RichN95. said:

    As I've said before, WVA is a reactive rider, not a proactive one. You can guarantee that he will chase attacks, but he won't make them. It's the Jumbo style, keep it tight and conservative, bet on the sprint. Roglic is the same - time trials and bonuses..

    Is it not more that he has never had to have the tactical nous as the TT & sprint combo works a charm usually
  • RichN95.
    RichN95. Posts: 27,147

    RichN95. said:

    As I've said before, WVA is a reactive rider, not a proactive one. You can guarantee that he will chase attacks, but he won't make them. It's the Jumbo style, keep it tight and conservative, bet on the sprint. Roglic is the same - time trials and bonuses..

    Is it not more that he has never had to have the tactical nous as the TT & sprint combo works a charm usually

    It's all down to tactics. TTs are straightforward. Sprints for him are about picking a wheel. No making the race. I think Jumbo are a very conservative team. It's cost them big races but they are evolving (last year's Tour for example).
    Twitter: @RichN95
  • kingstongraham
    kingstongraham Posts: 26,201
    RichN95. said:

    As I've said before, WVA is a reactive rider, not a proactive one. You can guarantee that he will chase attacks, but he won't make them. It's the Jumbo style, keep it tight and conservative, bet on the sprint. Roglic is the same - time trials and bonuses..

    We all forgetting that stage in last year's TDF?
  • m.r.m.
    m.r.m. Posts: 3,334
    edited March 2023
    @RichN95. is probably right in principle, but he was quite proactive at last years TdF on more than just that stage. Maybe his issue is rather that he races one way when MvdP isn't there (or not in form) and another way when he is (or another legit threat of which WVA has very few for his objectives)?

    Doesn't he mostly win fairly at will when MvdP isn't there and pretty much mostly (always) loses to MvdP when he is?! He has had other break away type solo victories in classics beyond that TdF stage.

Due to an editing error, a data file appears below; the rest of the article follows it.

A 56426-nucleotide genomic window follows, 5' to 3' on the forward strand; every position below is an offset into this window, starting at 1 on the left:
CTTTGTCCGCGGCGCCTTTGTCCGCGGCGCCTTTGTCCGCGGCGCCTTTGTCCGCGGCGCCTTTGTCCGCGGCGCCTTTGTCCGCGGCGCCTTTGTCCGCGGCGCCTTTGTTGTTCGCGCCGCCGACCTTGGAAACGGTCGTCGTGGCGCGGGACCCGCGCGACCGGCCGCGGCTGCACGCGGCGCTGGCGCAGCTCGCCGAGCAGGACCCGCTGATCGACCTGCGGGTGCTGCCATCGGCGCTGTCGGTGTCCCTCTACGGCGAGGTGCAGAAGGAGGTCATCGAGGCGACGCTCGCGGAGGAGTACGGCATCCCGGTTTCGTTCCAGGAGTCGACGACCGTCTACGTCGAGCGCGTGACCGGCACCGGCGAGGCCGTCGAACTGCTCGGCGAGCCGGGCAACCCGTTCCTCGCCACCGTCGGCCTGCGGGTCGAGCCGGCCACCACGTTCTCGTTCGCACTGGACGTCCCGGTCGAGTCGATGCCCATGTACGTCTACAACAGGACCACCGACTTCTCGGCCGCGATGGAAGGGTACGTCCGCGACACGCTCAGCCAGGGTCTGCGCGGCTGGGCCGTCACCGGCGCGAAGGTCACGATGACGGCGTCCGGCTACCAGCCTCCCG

PTP Champion 2019, 2022 & 2023
  • andyp
    andyp Posts: 10,095
    If you think Jumbo-Visma are a conservative team tactically, then you obviously don't watch a lot of cycling. They definitely play to their strengths, which is normal, but they are tactically more innovative than pretty much every other WT team.

    WVA was playing to his strengths on Saturday, in that if that group of four arrived at the finish together, then he would've been the favourite to win a sprint. He made a mistake in not jumping on MVDP when he attacked, seeing as he was third in line and in the best place to react, but given how he struggled to hang on to Pogacar and Ganna, I think he just didn't have the legs to do so.

    What I find more interesting, and which has barely been commented on here, is how MVDP has matured as a rider. He no longer races like a junior and has become much more calculating in his efforts, he showed this at Flanders last year and again on Saturday.
  • TheBigBean
    TheBigBean Posts: 20,552
    The interesting thing for me is that no matter what any other riders had done, MvDP would have won. That's not usually the case with MSR.
  • phreak
    phreak Posts: 2,905
    m.r.m. said:

    @RichN95. is probably right in principle, but he was quite proactive at last years TdF on more than just that stage. Maybe his issue is rather that he races one way when MvdP isn't there (or not in form) and another way when he is (or another legit threat of which WVA has very few for his objectives)?

    Doesn't he mostly win fairly at will when MvdP isn't there and pretty much mostly (always) loses to MvdP when he is?! He has had other break away type solo victories in classics beyond that TdF stage.

    Their head to head in 1-day races is 15-9 in favour of MvdP (or 12-7 in his favour if you strip out chippers)

    https://www.procyclingstats.com/rider_vs_rider.php?type=onedayraces&filter=Filter&id1=mathieu-van-der-poel&id2=wout-van-aert&s=same-race-results
  • Dorset_Boy
    Dorset_Boy Posts: 6,915
    andyp said:

    If you think Jumbo-Visma are a conservative team tactically, then you obviously don't watch a lot of cycling. They definitely play to their strengths, which is normal, but they are tactically more innovative than pretty much every other WT team.

    WVA was playing to his strengths on Saturday, in that if that group of four arrived at the finish together, then he would've been the favourite to win a sprint. He made a mistake in not jumping on MVDP when he attacked, seeing as he was third in line and in the best place to react, but given how he struggled to hang on to Pogacar and Ganna, I think he just didn't have the legs to do so.